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Using 2006 General Social Survey data, the authors compare levels of segregation by race and along other dimensions of potential social cleavage in the contemporary United States. Americans are not as isolated as the most extreme recent estimates suggest. However, hopes that "bridging" social capital is more common in broader acquaintanceship networks than in core networks are not supported. Instead, the entire acquaintanceship network is perceived by Americans to be about as segregated as the much smaller network of close ties. People do not always know the religiosity, political ideology, family behaviors, or socioeconomic status of their acquaintances, but perceived social divisions on these dimensions are high, sometimes rivaling racial segregation in acquaintanceship networks. The major challenge to social integration today comes from the tendency of many Americans to isolate themselves from others who differ on race, political ideology, level of religiosity, and other salient aspects of social identity.
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Respondent-driven sampling (RDS) is a network-based technique for estimating traits in hard-to-reach populations, for example, the prevalence of HIV among drug injectors. In recent years RDS has been used in more than 120 studies in more than 20 countries and by leading public health organizations, including the Centers for Disease Control and Prevention in the United States. Despite the widespread use and growing popularity of RDS, there has been little empirical validation of the methodology. Here we investigate the performance of RDS by simulating sampling from 85 known, network populations. Across a variety of traits we find that RDS is substantially less accurate than generally acknowledged and that reported RDS confidence intervals are misleadingly narrow. Moreover, because we model a best-case scenario in which the theoretical RDS sampling assumptions hold exactly, it is unlikely that RDS performs any better in practice than in our simulations. Notably, the poor performance of RDS is driven not by the bias but by the high variance of estimates, a possibility that had been largely overlooked in the RDS literature. Given the consistency of our results across networks and our generous sampling conditions, we conclude that RDS as currently practiced may not be suitable for key aspects of public health surveillance where it is now extensively applied.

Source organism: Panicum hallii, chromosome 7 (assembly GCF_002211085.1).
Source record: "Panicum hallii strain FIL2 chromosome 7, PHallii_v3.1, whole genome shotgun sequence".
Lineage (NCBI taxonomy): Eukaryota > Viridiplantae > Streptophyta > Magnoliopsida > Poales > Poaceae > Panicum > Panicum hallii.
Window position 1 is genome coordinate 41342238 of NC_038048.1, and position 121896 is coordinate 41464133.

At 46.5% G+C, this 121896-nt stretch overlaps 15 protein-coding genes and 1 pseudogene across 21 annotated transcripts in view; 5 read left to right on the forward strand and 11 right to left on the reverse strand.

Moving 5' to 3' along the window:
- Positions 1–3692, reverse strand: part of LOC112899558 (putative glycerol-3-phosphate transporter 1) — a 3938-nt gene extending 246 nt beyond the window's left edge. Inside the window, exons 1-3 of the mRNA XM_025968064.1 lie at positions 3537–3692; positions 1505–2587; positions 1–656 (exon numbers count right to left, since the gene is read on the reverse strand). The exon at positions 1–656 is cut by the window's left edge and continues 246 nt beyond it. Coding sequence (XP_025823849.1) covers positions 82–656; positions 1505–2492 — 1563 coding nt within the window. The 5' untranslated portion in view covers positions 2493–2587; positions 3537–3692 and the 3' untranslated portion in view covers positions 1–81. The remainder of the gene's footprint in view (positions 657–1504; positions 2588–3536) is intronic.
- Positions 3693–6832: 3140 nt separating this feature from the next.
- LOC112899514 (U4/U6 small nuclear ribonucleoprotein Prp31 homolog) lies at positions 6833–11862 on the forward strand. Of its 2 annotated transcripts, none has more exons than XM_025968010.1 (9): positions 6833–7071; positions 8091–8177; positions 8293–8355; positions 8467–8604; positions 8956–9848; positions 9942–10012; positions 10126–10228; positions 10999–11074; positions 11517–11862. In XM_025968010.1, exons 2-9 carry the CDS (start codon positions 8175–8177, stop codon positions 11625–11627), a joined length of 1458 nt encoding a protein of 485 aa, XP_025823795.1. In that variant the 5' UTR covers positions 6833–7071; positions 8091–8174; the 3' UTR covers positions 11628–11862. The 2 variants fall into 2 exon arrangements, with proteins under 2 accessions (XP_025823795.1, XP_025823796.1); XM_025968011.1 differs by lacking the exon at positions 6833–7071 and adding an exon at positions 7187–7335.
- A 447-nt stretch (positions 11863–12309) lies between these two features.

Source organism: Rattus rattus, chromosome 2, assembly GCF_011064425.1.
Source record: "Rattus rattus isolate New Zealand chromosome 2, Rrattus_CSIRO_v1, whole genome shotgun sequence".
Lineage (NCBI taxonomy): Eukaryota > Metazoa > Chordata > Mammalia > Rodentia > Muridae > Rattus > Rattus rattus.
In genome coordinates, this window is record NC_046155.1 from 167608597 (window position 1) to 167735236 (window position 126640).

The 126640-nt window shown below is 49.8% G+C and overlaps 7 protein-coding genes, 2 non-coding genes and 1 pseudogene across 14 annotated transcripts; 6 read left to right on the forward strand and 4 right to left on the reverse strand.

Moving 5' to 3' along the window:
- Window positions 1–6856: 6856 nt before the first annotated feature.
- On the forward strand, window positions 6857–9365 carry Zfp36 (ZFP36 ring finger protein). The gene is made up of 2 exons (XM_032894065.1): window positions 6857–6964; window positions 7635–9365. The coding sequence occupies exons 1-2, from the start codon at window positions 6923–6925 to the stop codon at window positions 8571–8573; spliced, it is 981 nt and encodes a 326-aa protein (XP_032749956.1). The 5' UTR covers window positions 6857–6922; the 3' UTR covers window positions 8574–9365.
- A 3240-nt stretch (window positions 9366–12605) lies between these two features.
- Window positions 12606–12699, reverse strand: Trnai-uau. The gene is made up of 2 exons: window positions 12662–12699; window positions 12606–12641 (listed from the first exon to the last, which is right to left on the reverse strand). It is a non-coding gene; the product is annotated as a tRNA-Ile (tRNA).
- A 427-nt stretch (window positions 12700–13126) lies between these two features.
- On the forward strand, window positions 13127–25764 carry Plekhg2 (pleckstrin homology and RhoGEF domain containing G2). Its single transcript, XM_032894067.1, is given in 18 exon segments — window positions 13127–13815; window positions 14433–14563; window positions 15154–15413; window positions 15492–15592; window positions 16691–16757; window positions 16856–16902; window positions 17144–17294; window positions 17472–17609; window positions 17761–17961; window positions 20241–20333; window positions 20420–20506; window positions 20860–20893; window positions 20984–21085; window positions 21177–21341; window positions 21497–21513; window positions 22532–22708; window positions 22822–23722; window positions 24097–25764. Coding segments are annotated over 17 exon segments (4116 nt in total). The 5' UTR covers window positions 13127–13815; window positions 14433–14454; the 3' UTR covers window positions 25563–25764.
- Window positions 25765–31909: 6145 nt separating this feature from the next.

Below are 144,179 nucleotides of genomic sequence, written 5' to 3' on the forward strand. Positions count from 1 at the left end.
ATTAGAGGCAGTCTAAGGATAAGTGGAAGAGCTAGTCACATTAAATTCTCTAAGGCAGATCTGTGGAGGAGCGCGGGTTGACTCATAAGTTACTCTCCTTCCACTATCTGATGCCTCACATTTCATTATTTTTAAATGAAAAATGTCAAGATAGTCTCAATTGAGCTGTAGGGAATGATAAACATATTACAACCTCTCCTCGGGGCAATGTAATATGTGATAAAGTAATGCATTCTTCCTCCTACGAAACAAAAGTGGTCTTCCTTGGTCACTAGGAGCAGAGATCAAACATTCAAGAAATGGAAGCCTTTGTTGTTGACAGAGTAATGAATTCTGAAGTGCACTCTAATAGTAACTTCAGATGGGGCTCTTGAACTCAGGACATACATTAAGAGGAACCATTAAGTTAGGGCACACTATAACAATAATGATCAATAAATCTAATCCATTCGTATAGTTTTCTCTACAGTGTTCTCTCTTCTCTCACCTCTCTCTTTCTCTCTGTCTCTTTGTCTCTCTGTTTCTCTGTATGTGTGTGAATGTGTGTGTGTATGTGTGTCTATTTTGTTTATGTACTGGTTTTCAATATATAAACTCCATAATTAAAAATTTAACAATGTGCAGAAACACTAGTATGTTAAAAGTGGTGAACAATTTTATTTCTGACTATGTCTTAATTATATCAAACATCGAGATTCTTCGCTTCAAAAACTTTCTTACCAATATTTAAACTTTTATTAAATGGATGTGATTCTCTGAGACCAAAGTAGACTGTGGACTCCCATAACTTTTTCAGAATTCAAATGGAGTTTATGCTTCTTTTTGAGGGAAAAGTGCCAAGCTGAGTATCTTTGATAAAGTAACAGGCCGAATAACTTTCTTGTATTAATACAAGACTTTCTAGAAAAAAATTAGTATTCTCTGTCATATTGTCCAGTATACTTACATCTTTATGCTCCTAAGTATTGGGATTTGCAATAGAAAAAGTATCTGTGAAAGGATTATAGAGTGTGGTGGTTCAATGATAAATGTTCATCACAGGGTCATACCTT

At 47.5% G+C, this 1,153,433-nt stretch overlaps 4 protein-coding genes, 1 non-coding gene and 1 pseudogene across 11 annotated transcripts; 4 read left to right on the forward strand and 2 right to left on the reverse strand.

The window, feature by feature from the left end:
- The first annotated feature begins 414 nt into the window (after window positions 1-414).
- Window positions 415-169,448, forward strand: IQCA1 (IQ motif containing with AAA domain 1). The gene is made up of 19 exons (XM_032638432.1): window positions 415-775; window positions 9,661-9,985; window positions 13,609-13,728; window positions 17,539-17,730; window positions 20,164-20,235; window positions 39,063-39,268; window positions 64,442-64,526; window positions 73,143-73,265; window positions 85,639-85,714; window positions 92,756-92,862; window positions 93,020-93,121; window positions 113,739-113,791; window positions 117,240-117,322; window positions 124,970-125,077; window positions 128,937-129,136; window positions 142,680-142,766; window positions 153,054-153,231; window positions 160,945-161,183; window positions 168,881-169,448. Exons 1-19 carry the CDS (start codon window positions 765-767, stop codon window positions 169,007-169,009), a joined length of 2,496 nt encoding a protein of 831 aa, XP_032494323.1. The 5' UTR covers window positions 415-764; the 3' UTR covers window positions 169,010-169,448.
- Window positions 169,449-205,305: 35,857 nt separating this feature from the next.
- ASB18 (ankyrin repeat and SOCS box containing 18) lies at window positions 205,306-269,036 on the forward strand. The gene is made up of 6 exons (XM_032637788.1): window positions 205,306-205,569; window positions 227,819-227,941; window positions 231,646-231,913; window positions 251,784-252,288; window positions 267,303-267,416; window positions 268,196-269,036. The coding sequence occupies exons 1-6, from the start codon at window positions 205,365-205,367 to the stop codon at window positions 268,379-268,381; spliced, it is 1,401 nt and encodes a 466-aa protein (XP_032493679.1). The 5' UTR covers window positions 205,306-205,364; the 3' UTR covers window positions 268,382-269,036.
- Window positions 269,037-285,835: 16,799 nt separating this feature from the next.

Consequential strangers Personal networks and the personal communication system: Using multiple communication media to connect with personal networks
  • M Blau
  • K Fingerman
Blau, M., & Fingerman, K. (2009). Consequential strangers. New York: Norton. Boase, J. (2008). Personal networks and the personal communication system: Using multiple communication media to connect with personal networks. Information, Communication and Society, 11(4), 490–508.
The Colors of closeness. Paper presented at the International Sunbelt Social Network Conference
  • M Godbout
  • T Kennedy
  • B Wellman
  • Y Zhang
Godbout, M., Kennedy, T., Wellman, B., & Zhang, Y. (2011). The Colors of closeness. Paper presented at the International Sunbelt Social Network Conference, St. Pete Beach, FL, USA.
Personal communities
  • V Chua
  • J Madej
  • B Wellman
Chua, V., Madej, J., & Wellman, B. (2011). Personal communities. In P. Carrington & J. Scott (Eds.), Handbook of social network analysis (pp. 101–115). London: Sage.
Personal networks and the personal communication system: Using multiple communication media to connect with personal networks
  • Boase